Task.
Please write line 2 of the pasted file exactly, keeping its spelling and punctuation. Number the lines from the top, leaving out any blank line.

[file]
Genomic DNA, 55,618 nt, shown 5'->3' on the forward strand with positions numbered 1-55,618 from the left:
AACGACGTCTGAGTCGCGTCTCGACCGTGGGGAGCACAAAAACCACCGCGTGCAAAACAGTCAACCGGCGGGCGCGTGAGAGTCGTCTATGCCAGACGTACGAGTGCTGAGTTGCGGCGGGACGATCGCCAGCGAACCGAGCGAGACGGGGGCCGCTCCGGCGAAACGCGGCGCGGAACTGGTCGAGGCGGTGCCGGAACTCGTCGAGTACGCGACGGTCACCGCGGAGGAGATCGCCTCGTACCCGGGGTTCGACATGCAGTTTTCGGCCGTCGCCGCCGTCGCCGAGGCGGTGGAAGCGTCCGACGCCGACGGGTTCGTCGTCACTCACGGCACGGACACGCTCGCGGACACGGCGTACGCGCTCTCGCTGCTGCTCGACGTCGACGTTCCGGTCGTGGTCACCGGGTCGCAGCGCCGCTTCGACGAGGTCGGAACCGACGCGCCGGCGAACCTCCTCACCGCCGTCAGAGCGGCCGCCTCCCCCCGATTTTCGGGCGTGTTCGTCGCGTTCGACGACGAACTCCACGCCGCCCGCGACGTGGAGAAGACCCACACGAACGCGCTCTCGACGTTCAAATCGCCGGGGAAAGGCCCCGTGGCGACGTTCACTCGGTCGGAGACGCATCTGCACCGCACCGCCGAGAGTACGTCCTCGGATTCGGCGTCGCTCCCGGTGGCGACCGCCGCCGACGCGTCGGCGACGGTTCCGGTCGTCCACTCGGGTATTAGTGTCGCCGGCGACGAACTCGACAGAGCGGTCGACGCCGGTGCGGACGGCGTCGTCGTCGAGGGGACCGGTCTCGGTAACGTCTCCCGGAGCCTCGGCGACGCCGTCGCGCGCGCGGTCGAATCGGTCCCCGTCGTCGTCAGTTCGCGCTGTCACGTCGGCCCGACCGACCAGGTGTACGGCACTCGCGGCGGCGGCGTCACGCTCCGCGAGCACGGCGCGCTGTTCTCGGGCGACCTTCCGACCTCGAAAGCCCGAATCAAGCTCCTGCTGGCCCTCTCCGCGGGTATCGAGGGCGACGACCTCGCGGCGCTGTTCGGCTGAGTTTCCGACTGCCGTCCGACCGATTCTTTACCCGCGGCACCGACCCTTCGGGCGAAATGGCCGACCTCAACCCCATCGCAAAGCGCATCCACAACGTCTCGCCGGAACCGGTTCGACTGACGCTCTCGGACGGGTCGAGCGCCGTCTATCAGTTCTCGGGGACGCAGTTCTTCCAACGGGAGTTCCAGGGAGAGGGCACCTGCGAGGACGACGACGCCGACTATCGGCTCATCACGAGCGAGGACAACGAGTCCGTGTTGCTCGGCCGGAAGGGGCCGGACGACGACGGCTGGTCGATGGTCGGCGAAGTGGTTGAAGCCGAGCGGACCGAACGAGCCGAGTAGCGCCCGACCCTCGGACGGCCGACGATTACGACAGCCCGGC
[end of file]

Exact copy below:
AACGACGTCTGAGTCGCGTCTCGACCGTGGGGAGCACAAAAACCACCGCGTGCAAAACAGTCAACCGGCGGGCGCGTGAGAGTCGTCTATGCCAGACGTACGAGTGCTGAGTTGCGGCGGGACGATCGCCAGCGAACCGAGCGAGACGGGGGCCGCTCCGGCGAAACGCGGCGCGGAACTGGTCGAGGCGGTGCCGGAACTCGTCGAGTACGCGACGGTCACCGCGGAGGAGATCGCCTCGTACCCGGGGTTCGACATGCAGTTTTCGGCCGTCGCCGCCGTCGCCGAGGCGGTGGAAGCGTCCGACGCCGACGGGTTCGTCGTCACTCACGGCACGGACACGCTCGCGGACACGGCGTACGCGCTCTCGCTGCTGCTCGACGTCGACGTTCCGGTCGTGGTCACCGGGTCGCAGCGCCGCTTCGACGAGGTCGGAACCGACGCGCCGGCGAACCTCCTCACCGCCGTCAGAGCGGCCGCCTCCCCCCGATTTTCGGGCGTGTTCGTCGCGTTCGACGACGAACTCCACGCCGCCCGCGACGTGGAGAAGACCCACACGAACGCGCTCTCGACGTTCAAATCGCCGGGGAAAGGCCCCGTGGCGACGTTCACTCGGTCGGAGACGCATCTGCACCGCACCGCCGAGAGTACGTCCTCGGATTCGGCGTCGCTCCCGGTGGCGACCGCCGCCGACGCGTCGGCGACGGTTCCGGTCGTCCACTCGGGTATTAGTGTCGCCGGCGACGAACTCGACAGAGCGGTCGACGCCGGTGCGGACGGCGTCGTCGTCGAGGGGACCGGTCTCGGTAACGTCTCCCGGAGCCTCGGCGACGCCGTCGCGCGCGCGGTCGAATCGGTCCCCGTCGTCGTCAGTTCGCGCTGTCACGTCGGCCCGACCGACCAGGTGTACGGCACTCGCGGCGGCGGCGTCACGCTCCGCGAGCACGGCGCGCTGTTCTCGGGCGACCTTCCGACCTCGAAAGCCCGAATCAAGCTCCTGCTGGCCCTCTCCGCGGGTATCGAGGGCGACGACCTCGCGGCGCTGTTCGGCTGAGTTTCCGACTGCCGTCCGACCGATTCTTTACCCGCGGCACCGACCCTTCGGGCGAAATGGCCGACCTCAACCCCATCGCAAAGCGCATCCACAACGTCTCGCCGGAACCGGTTCGACTGACGCTCTCGGACGGGTCGAGCGCCGTCTATCAGTTCTCGGGGACGCAGTTCTTCCAACGGGAGTTCCAGGGAGAGGGCACCTGCGAGGACGACGACGCCGACTATCGGCTCATCACGAGCGAGGACAACGAGTCCGTGTTGCTCGGCCGGAAGGGGCCGGACGACGACGGCTGGTCGATGGTCGGCGAAGTGGTTGAAGCCGAGCGGACCGAACGAGCCGAGTAGCGCCCGACCCTCGGACGGCCGACGATTACGACAGCCCGGC